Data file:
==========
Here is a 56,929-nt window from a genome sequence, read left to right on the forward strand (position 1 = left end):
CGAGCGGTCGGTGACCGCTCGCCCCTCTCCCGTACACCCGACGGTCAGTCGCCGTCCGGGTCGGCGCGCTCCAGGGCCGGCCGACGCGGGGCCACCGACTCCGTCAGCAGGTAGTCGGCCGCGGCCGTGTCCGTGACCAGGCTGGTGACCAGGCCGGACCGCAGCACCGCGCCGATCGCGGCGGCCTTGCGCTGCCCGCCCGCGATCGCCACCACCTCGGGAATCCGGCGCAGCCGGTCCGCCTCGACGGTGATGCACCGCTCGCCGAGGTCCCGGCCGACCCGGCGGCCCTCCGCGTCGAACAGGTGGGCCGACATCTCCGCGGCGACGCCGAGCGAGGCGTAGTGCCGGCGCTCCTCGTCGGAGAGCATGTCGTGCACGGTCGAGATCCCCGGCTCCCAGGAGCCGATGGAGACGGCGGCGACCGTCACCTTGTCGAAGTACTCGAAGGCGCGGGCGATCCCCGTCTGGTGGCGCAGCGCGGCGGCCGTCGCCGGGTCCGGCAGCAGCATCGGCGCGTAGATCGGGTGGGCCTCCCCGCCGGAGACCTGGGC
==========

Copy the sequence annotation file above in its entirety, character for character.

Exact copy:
Here is a 56,929-nt window from a genome sequence, read left to right on the forward strand (position 1 = left end):
CGAGCGGTCGGTGACCGCTCGCCCCTCTCCCGTACACCCGACGGTCAGTCGCCGTCCGGGTCGGCGCGCTCCAGGGCCGGCCGACGCGGGGCCACCGACTCCGTCAGCAGGTAGTCGGCCGCGGCCGTGTCCGTGACCAGGCTGGTGACCAGGCCGGACCGCAGCACCGCGCCGATCGCGGCGGCCTTGCGCTGCCCGCCCGCGATCGCCACCACCTCGGGAATCCGGCGCAGCCGGTCCGCCTCGACGGTGATGCACCGCTCGCCGAGGTCCCGGCCGACCCGGCGGCCCTCCGCGTCGAACAGGTGGGCCGACATCTCCGCGGCGACGCCGAGCGAGGCGTAGTGCCGGCGCTCCTCGTCGGAGAGCATGTCGTGCACGGTCGAGATCCCCGGCTCCCAGGAGCCGATGGAGACGGCGGCGACCGTCACCTTGTCGAAGTACTCGAAGGCGCGGGCGATCCCCGTCTGGTGGCGCAGCGCGGCGGCCGTCGCCGGGTCCGGCAGCAGCATCGGCGCGTAGATCGGGTGGGCCTCCCCGCCGGAGACCTGGGC